“Oh, don’t give us none of your aggravation
We had it with your discipline
Oh, Saturday night’s alright for fighting
Get a little action in
Get about as oiled as a diesel train
Gonna set this dance alight
‘Cause Saturday night’s the night I like
Saturday night’s alright alright alright, ooh”

Saturday In The Park by Robert Lamm performed by Chicago
This is my favorite song about Saturday. Lamm captures the fun day at the park attitude. Here are the first two stanzas:

“Saturday in the park,
I think it was the Fourth of July
Saturday in the park,
I think it was the Fourth of July
People dancing, people laughing
A man selling ice cream
Singing Italian songs
Everybody is another
Can you dig it (yes, I can)
And I’ve been waiting such a long time
For Saturday”

Saturday Night by Bill Martin and Phil Coulter performed by Bay City Rollers
This is a fun song, but my least favorite on this short list. I do remember the song punctuating “The Midnight Special” hosted by Wolfman Jack. Here are the first two stanzas:

“S-A-T-U-R-D-A-Y night!
S-A-T-U-R-D-A-Y night!
S-A-T-U-R-D-A-Y night!
S-A-T-U-R-D-A-Y night!

Gonna keep on dancing
To the rock and roll
On Saturday night, Saturday night
Dancin’ to the rhythm
In our heart and soul
On Saturday night, Saturday night.”

Another Saturday Night by Sam Cooke
A close second to Chicago’s “Saturday in the Park” is Sam Cooke’s classic. It has been covered by Cat Stevens, Jimmy Buffett and others, but Cooke’s version is like velvet. Here are the first two stanzas.

“Another Saturday night
And I ain’t got nobody
I got some money ’cause I just got paid
Now, how I wish I had someone to talk to
I’m in an awful way
Let me tell you ’bout it, lookie here
I got in town a month ago
I seen a lotta girls since then
If I could meet ’em I could get ’em
But as yet I haven’t met ’em
That’s why I’m in the shape I’m in.”

Come Saturday Morning by Fred Karlin and Dory Previn performed by The Sandpipers
This is a nice little tune released in 1970. The Sandpipers give a harmonized 60’s feel to it, but it has been covered by Tony Bennett and Liza Minelli to name a few. Here are the first two stanzas.

“Come Saturday morning
I’m goin’ away with my friend
Well Saturday-spend ’til the end of the day-ay
Just I and my friend

We’ll travel for miles in our Saturday smiles
And then we’ll move on
But we will remember
Long after Saturday’s gone.”

Let me know what you think. Did I miss one of your favorites? I toyed with adding Billy Joel’s “Piano Man,” which starts out “It is a pretty good crowd for a Saturday, as the regular crowd shuffles in.” But, with Saturday not in the title, I left it out, except for this honorable mention.

Build bridges not chasms – a revisit

I wrote this seven years ago, but it seems to resonate even more today. The title is a quote I heard from a hero of mine, Supreme Court Justice Sonia Sotomayor. She was being interviewed on PBS Newshour about her book “My Beloved World.” She said we should “build bridges not chasms” which is a tremendous life lesson. This one resonates with me and echoes my admiration for the “dot connectors” in the world. It is also the serum for the toxic fever of tribal-like chasm building we seem to be infected with.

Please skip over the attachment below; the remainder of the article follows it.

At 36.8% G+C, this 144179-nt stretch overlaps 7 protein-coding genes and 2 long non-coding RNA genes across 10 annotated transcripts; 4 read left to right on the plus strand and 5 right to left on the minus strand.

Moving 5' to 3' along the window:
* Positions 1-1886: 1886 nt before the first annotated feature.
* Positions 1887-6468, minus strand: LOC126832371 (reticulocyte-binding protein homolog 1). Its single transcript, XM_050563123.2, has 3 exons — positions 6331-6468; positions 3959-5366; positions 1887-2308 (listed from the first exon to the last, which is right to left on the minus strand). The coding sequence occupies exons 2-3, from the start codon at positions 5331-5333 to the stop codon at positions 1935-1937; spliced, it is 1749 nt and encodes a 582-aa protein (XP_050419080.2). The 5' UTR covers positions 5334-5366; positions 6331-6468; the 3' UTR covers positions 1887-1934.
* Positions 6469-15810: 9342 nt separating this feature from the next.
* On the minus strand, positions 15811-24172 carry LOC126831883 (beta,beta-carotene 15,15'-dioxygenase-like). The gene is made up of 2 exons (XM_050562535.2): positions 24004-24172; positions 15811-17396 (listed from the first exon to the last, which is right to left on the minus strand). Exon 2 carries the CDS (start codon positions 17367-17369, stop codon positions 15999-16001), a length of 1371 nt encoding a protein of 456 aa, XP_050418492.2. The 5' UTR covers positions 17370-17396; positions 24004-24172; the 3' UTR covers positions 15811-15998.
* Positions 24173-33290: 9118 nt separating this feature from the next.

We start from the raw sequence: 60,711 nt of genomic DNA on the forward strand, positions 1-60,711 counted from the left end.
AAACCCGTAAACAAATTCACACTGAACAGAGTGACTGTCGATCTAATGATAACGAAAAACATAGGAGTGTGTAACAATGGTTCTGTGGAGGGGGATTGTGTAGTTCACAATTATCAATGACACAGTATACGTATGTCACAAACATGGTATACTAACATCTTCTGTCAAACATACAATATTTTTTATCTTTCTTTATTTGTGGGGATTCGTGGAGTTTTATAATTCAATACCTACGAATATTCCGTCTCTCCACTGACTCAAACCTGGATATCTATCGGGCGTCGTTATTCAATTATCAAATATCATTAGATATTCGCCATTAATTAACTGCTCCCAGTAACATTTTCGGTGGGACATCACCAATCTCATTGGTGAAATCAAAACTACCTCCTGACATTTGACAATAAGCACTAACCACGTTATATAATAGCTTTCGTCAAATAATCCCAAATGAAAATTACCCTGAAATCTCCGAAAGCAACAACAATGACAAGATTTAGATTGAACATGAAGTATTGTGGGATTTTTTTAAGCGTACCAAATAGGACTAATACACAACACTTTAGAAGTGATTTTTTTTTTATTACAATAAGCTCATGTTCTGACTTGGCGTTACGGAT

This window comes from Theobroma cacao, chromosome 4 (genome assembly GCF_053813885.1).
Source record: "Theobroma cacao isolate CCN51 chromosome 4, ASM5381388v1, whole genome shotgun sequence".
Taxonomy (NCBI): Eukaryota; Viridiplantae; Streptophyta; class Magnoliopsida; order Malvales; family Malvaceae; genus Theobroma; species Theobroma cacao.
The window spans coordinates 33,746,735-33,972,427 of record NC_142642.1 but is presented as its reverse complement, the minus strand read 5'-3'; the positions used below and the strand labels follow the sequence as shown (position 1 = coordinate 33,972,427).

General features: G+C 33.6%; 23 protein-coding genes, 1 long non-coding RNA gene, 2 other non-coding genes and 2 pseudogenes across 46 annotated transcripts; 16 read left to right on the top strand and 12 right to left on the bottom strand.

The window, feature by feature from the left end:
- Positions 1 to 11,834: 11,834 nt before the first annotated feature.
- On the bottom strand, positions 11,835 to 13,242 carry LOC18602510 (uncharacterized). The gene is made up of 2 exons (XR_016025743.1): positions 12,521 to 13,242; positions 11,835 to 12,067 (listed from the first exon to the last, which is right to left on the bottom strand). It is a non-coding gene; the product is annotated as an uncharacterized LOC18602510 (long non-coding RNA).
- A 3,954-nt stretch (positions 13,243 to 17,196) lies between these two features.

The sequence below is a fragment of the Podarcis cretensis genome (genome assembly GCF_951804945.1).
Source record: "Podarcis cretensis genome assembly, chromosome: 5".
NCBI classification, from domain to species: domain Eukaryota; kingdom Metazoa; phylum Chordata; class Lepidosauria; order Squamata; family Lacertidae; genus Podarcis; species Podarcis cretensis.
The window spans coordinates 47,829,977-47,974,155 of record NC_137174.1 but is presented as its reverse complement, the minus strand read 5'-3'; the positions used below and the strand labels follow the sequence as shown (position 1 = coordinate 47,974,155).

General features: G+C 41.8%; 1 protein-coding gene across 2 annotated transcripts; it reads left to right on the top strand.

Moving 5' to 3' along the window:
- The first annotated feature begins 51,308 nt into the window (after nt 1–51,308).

Well, how do we go about living this lesson? How do we build bridges and not chasms?

– First, we should look for ways we are similar. While we remain diverse, as humans there our similarities that cross all faiths, ethnic groups and countries. We want a safe and secure future for ourselves, but especially for our children. When I look at various religions, I am not surprised by the common thread of the Golden Rule which permeates them.

– Second, find these common threads. When I walk into someone’s office or home, I search for common experiences. I look at pictures of children, diplomas displaying education, trophies or pictures of sports or activities, etc. What can I talk about that will connect us better? Also, I take delight in finding out a similar passion or story. The other day I learned of a similar passion to help the homeless people among us from an unexpected source. We are now sharing information, books, etc.

– Third, an old boss said, “you have two ears and one mouth” use them in that proportion. We cannot listen if we don’t hear. We need to know what people’s concerns are before we can begin to help them. We have far too many people who like to hear themselves talk. My wife is the best of listeners. As a result, people flock to her as she will listen to their issues, interests, aspirations and problems.

– Fourth, look for the opportunity to compliment someone or reinforce an action. I am not advocating false praise, but I am advocating a supportive word or gesture. When you step up to the counter to be served by the exhausted clerk who is doing the best he or she can when the boss understaffed a shift, you can make a world of difference by some acknowledgement of their tribulations.

– Fifth, along this same line, you can never thank people enough. We tell our kids “people don’t have to do anything for you.” So, when they do, you should thank them for it. And, mean it. Even in this Twitter, text, Facebook and email world, a call or handwritten note speaks volumes. Yet, use whatever media you prefer to say thanks.

– Sixth, an old colleague used to say “you can never have enough cups of coffee with people.” Remember that and reach out. It is a low-key investment of time as it is not as intrusive as a meal. And, conversation will occur.

– Seventh, never hesitate to include others in meals or outings. Especially meals. If a friend of your child is over, ask them to stay. My wife and I made a conscious decision to have a house the kids like to come over to. Our kids love this. Their friends do as well as we make them feel welcome. Trust me on this. There is no greater sound on earth than hearing your children laughing.

– Eighth, laugh at yourself. Let me say this loud and clear, “you are not perfect.” Neither am I. So, be prepared to laugh at your mistakes and don’t be afraid to tell the stories. It will truly endear you. I found that my kids like me telling about the times I screwed up. We sometimes are in stitches. Why? Because they see it is OK to screw up. The world will not end. And, the old line is true, “laugh and the world laughs with you.”